I was recently invited to attend a wedding in Minnesota. The invitation hit me like a Mohammed Ali one-two combination to my gut.
My first reaction was, “No way am I going. I can’t do this.”
But then my head asked my stomach why it didn’t want to go, and the answer was because it was afraid. It was fear and fear alone, and that is NOT a good enough reason. As I have quoted before, “We must travel in the direction of our fear.”
I knew this trip was going to be difficult for me because it combined many of my smaller fears into one heaping mound of anxiety, compressing each one together until an explosive powder keg was created. It had combined a fear of travel (motion sickness) with a fear of crowds and strangers (social anxiety disorder) and a fear of eating and staying in different places (agoraphobia) and several others, all into a short time frame. The potential for disaster was high.
Still, I knew I had to go. There were people I wanted to see. It was important to my family. There was no way I was going to back down. I had to try, even if it meant failure, because not trying IS failure. I assembled all my tools on how to block negative input and dwell on the positive and how to relax and stay calm (meditation techniques), and I packed them in the carry-on luggage that was now my overstuffed brain.
The first day was the hardest, as is almost always the case. I had to fly and make connecting flights, then travel by rental care to a strange home where I would get ready for the rehearsal dinner soon after that. The dinner was packed with people I did not know. I was introduced around and I probably said a few words to everyone, though I cannot remember most of them. I just hope and pray I did not seem like a complete idiot to anyone.
I felt like a sweaty zombie with a palpitating heart for quite a while. A light dinner settled me down a bit, and I was able to collect myself as people went to the microphone to make toasts. About halfway through the toasts (which thankfully I did not have to do) I noticed that the room was filling with positive energy. Words were uplifting, affirmative and affectionate. Those words filtered into me and boosted my ability to cope. I was able to relax more.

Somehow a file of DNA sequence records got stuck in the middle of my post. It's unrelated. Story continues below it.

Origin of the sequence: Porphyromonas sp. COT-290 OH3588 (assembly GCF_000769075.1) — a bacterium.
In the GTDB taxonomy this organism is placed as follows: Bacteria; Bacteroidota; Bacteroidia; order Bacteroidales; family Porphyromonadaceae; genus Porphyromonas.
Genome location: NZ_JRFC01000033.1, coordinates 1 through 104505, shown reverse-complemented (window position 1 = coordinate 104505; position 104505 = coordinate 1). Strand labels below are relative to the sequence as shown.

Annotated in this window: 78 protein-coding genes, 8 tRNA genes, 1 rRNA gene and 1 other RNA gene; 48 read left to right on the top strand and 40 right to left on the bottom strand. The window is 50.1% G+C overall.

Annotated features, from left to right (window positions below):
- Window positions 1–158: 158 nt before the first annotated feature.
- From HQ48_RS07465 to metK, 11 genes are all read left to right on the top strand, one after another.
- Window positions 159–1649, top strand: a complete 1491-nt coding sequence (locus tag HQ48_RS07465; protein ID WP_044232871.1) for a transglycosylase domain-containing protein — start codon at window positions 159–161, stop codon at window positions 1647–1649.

The same thing happened the next day. I was surrounded by positivity. The wedding was one of the most loving experiences I have ever seen. The love lingered in the air and was palpable. It swallowed me and strengthened me, and I was glad that it did.
I spent a final day with the bride and groom on Sunday, and the love was still abundant in the air. I found my words flowing easily now, and my ability to chat with people grew, as did my relaxation, my energy and my strength. My last day there was a brief family day of story-telling, reminiscing, and old photographs which ended much too soon. Hugs and kisses were mixed with tears, as we all flew off to our corners of the world.
Still, I look back to that positivity and realize how strong it made me. I will no doubt look back to this weekend as one of the best of my entire life, for not only did I see how much I have grown and can grow, I see how much positive energy can do to strengthen that process.
And that made me wonder…
What if everyone behaved this way all the time?
What if the world got rid of its negativity and started uplifting everyone we met? What if we didn’t strive to defeat, but to help? What if we didn’t think of policy and politics, race or color, geographic location or even looks and appearance? How much trouble could we avoid if we did that? How much pain could we cure? What if? That’s what I ask: what if?
Instead of a weekend in positivity, what if we in this world always did it? It’s time to dream once again – and then take steps to make that dream come true.